Family therapy is one of the most widely practised psychotherapies in North America. Roy and Frankel here provide a comprehensive and critical reassessment of the research literature regarding the efficacy of this form of treatment. The main thesis of the book is that this research is still in its infancy and that, although important contributions have been made, much work remains to be done.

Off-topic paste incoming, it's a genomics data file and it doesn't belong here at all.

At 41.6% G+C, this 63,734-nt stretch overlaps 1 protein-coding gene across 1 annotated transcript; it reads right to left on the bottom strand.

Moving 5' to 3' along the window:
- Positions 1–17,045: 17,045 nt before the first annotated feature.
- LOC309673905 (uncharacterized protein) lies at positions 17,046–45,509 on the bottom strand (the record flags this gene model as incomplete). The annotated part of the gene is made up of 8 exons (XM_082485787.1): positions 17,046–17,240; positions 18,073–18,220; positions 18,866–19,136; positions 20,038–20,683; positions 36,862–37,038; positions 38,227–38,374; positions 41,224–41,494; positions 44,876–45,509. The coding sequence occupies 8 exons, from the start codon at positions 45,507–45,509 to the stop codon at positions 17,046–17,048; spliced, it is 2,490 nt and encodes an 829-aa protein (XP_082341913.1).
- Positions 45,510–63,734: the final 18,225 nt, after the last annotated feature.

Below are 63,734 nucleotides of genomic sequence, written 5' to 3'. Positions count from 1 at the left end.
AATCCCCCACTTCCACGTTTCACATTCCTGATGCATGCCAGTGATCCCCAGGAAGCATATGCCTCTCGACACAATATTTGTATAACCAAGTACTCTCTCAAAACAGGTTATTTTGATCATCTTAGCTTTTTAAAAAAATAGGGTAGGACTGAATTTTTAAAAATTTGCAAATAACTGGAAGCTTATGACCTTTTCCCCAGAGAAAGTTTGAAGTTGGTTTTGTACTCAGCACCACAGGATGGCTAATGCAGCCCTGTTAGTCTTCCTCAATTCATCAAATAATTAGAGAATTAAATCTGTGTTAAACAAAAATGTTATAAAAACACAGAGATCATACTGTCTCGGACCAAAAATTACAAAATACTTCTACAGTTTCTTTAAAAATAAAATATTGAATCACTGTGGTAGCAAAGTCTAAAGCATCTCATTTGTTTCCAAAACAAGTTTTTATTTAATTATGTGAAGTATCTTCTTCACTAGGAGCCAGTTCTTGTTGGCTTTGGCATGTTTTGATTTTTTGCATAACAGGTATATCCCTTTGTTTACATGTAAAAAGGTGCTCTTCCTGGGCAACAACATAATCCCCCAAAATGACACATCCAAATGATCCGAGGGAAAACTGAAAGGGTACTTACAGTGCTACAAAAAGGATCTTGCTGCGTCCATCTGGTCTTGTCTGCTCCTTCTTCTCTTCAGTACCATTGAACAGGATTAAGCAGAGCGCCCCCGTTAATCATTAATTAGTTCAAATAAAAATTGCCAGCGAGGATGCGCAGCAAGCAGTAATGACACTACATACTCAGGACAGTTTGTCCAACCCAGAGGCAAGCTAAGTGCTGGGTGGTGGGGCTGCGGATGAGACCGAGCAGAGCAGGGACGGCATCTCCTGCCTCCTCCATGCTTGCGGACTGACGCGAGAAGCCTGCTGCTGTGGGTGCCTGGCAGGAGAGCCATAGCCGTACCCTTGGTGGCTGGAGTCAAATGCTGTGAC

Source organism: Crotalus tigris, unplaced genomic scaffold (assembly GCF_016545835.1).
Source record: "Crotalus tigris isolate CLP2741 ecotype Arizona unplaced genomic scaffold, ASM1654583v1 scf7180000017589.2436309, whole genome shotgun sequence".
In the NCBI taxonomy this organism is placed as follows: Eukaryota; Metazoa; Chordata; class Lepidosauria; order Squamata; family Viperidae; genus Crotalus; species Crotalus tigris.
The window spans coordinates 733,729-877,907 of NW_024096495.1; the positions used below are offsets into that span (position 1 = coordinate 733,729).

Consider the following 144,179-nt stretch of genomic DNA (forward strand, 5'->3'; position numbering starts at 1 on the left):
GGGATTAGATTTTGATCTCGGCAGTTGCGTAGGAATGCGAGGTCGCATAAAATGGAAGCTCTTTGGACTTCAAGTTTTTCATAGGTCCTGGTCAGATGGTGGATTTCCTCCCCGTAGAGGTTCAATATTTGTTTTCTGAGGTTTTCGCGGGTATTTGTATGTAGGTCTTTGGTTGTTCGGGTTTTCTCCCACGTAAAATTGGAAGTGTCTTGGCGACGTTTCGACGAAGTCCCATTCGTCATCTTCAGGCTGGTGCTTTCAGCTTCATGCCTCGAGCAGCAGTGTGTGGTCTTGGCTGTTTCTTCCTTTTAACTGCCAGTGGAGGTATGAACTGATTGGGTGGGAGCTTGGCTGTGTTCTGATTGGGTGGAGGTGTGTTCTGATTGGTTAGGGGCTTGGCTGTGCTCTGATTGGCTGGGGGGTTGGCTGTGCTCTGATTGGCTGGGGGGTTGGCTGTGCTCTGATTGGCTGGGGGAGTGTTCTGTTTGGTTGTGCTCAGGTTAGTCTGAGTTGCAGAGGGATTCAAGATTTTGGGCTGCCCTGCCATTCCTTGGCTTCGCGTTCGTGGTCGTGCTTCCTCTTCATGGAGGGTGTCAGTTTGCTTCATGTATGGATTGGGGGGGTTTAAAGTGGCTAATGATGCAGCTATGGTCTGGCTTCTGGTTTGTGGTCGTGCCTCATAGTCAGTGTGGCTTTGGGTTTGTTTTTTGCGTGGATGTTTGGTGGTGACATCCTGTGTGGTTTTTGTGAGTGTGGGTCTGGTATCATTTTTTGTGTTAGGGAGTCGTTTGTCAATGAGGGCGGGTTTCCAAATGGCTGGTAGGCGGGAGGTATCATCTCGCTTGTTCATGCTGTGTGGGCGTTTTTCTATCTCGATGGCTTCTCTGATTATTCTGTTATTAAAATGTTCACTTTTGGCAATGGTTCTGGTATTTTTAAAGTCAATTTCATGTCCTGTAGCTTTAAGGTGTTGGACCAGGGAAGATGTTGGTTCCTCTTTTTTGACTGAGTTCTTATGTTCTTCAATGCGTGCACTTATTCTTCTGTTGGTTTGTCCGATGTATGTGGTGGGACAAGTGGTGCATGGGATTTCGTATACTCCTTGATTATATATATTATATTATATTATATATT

The book is divided into three parts. The first offers an overview of the current state of the family therapy field. The second assesses outcome studies of family therapy on the basis of light-stage issues. It examines the literature on family treatment with children, adolescents, and adults. The third part reviews the outcome of a host of problems treated by this method: psychosomatic and medical conditions, alcoholism, anorexia nervoa, drug addiction, and placement prevention in child welfare. The authors conclude by reviewing the state of the art in the field and defining future directions for research.